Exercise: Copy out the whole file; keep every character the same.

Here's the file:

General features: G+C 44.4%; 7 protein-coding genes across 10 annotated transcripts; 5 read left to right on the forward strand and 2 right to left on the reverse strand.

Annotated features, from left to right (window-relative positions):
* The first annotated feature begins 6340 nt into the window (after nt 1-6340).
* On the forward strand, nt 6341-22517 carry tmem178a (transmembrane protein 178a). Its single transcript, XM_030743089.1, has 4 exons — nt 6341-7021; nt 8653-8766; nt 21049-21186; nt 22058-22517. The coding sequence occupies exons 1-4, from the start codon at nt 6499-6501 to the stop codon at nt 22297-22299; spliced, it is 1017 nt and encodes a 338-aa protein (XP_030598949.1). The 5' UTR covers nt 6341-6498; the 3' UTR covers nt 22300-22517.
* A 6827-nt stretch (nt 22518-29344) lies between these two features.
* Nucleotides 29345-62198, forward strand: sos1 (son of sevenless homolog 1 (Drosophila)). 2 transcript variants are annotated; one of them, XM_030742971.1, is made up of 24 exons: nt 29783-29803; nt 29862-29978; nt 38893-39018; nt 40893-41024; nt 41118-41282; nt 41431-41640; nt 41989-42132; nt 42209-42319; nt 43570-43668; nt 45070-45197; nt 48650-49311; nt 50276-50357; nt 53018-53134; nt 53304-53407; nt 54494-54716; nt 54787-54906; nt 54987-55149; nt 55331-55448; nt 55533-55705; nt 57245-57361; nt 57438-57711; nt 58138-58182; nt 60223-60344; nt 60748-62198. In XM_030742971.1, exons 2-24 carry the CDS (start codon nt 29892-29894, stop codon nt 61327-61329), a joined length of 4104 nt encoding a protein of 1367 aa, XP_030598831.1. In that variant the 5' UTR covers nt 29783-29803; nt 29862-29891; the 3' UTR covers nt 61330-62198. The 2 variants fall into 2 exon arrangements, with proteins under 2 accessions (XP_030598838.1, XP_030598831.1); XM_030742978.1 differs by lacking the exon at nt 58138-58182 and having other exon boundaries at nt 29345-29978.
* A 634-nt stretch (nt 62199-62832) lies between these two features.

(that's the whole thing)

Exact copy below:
General features: G+C 44.4%; 7 protein-coding genes across 10 annotated transcripts; 5 read left to right on the forward strand and 2 right to left on the reverse strand.

Annotated features, from left to right (window-relative positions):
* The first annotated feature begins 6340 nt into the window (after nt 1-6340).
* On the forward strand, nt 6341-22517 carry tmem178a (transmembrane protein 178a). Its single transcript, XM_030743089.1, has 4 exons — nt 6341-7021; nt 8653-8766; nt 21049-21186; nt 22058-22517. The coding sequence occupies exons 1-4, from the start codon at nt 6499-6501 to the stop codon at nt 22297-22299; spliced, it is 1017 nt and encodes a 338-aa protein (XP_030598949.1). The 5' UTR covers nt 6341-6498; the 3' UTR covers nt 22300-22517.
* A 6827-nt stretch (nt 22518-29344) lies between these two features.
* Nucleotides 29345-62198, forward strand: sos1 (son of sevenless homolog 1 (Drosophila)). 2 transcript variants are annotated; one of them, XM_030742971.1, is made up of 24 exons: nt 29783-29803; nt 29862-29978; nt 38893-39018; nt 40893-41024; nt 41118-41282; nt 41431-41640; nt 41989-42132; nt 42209-42319; nt 43570-43668; nt 45070-45197; nt 48650-49311; nt 50276-50357; nt 53018-53134; nt 53304-53407; nt 54494-54716; nt 54787-54906; nt 54987-55149; nt 55331-55448; nt 55533-55705; nt 57245-57361; nt 57438-57711; nt 58138-58182; nt 60223-60344; nt 60748-62198. In XM_030742971.1, exons 2-24 carry the CDS (start codon nt 29892-29894, stop codon nt 61327-61329), a joined length of 4104 nt encoding a protein of 1367 aa, XP_030598831.1. In that variant the 5' UTR covers nt 29783-29803; nt 29862-29891; the 3' UTR covers nt 61330-62198. The 2 variants fall into 2 exon arrangements, with proteins under 2 accessions (XP_030598838.1, XP_030598831.1); XM_030742978.1 differs by lacking the exon at nt 58138-58182 and having other exon boundaries at nt 29345-29978.
* A 634-nt stretch (nt 62199-62832) lies between these two features.